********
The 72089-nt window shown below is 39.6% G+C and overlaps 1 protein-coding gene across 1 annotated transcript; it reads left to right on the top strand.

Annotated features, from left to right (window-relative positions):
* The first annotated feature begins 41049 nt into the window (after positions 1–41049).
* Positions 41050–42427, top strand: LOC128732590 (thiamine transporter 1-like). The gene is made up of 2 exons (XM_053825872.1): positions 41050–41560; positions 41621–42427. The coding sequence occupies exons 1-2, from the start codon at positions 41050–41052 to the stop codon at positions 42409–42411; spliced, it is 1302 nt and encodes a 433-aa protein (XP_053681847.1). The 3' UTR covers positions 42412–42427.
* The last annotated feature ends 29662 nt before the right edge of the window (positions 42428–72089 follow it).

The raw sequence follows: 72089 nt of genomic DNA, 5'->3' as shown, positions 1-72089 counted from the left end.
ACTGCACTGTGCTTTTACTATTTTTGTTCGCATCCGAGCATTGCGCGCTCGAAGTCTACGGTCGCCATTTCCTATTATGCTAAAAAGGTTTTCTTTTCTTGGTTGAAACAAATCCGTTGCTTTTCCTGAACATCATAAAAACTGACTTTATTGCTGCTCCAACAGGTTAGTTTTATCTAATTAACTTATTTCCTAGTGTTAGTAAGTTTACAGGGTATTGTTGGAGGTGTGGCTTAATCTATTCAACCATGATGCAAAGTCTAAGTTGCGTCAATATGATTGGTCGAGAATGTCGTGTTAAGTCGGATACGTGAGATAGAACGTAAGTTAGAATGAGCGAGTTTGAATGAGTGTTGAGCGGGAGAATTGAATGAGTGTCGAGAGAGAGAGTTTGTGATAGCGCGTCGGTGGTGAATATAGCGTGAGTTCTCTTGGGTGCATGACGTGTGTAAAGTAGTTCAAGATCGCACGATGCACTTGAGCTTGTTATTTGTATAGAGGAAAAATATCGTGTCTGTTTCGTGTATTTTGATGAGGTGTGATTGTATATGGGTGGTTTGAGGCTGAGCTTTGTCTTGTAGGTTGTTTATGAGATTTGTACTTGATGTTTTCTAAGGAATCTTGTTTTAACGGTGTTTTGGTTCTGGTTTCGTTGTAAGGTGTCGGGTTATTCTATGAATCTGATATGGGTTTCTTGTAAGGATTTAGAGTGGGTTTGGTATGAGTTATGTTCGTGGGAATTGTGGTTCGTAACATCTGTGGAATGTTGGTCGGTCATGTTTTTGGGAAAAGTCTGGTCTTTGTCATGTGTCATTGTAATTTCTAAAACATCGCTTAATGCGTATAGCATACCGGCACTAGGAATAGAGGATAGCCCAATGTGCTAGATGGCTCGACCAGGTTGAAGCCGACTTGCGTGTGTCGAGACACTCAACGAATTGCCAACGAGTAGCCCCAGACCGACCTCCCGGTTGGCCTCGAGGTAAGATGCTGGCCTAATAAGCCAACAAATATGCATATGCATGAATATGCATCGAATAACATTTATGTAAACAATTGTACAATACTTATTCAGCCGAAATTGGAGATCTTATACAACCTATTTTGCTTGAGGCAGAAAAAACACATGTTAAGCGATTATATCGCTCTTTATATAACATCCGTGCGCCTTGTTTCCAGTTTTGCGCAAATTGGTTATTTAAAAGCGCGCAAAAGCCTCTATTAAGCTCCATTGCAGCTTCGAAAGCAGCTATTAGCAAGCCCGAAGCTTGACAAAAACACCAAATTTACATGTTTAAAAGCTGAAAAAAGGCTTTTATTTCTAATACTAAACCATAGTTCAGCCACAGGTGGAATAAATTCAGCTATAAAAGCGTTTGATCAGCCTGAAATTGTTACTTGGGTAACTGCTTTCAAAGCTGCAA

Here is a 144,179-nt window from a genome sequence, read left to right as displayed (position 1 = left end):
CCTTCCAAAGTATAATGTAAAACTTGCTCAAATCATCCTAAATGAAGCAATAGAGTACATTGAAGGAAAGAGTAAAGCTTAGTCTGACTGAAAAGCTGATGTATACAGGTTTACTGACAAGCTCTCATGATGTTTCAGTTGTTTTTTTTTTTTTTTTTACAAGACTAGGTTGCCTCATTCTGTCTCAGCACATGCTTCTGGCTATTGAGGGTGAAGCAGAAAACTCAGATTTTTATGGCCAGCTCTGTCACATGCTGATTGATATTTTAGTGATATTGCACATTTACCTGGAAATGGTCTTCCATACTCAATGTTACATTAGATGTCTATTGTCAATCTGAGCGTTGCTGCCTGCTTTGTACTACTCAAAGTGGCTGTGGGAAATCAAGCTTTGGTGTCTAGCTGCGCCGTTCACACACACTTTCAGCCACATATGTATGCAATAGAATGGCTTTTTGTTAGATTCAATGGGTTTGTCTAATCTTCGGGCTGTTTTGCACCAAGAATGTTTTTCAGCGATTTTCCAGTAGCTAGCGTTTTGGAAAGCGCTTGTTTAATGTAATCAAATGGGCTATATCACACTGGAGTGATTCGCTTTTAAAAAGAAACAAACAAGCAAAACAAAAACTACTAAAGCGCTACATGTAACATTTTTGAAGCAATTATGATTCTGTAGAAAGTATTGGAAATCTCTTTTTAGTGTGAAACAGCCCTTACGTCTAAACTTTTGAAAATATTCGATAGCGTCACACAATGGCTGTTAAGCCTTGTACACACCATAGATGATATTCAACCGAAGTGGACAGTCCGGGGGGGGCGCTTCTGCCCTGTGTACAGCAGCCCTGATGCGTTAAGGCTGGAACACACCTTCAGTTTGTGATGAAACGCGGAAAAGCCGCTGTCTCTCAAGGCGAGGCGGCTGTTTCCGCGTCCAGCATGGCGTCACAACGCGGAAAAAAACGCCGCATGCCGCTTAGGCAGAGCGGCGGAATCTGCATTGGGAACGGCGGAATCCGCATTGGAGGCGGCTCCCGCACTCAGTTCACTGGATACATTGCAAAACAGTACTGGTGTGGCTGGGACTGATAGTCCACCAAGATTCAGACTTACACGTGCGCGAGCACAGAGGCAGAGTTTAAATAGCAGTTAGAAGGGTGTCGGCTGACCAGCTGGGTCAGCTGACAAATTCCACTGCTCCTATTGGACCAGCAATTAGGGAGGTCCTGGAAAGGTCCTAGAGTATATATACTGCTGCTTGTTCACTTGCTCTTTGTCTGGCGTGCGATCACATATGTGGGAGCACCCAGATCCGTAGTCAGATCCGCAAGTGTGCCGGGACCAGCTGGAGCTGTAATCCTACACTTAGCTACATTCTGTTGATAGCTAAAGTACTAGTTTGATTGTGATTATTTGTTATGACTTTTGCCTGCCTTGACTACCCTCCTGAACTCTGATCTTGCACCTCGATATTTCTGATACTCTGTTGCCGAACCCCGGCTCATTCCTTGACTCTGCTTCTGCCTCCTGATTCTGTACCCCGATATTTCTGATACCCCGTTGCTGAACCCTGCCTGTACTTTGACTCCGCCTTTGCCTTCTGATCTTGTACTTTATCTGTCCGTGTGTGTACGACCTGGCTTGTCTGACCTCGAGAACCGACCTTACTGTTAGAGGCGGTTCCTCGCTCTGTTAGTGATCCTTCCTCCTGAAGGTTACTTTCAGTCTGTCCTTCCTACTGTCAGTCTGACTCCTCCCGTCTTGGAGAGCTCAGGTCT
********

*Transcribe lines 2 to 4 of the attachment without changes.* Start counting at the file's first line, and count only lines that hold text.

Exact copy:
Annotated features, from left to right (window-relative positions):
* The first annotated feature begins 41049 nt into the window (after positions 1–41049).
* Positions 41050–42427, top strand: LOC128732590 (thiamine transporter 1-like). The gene is made up of 2 exons (XM_053825872.1): positions 41050–41560; positions 41621–42427. The coding sequence occupies exons 1-2, from the start codon at positions 41050–41052 to the stop codon at positions 42409–42411; spliced, it is 1302 nt and encodes a 433-aa protein (XP_053681847.1). The 3' UTR covers positions 42412–42427.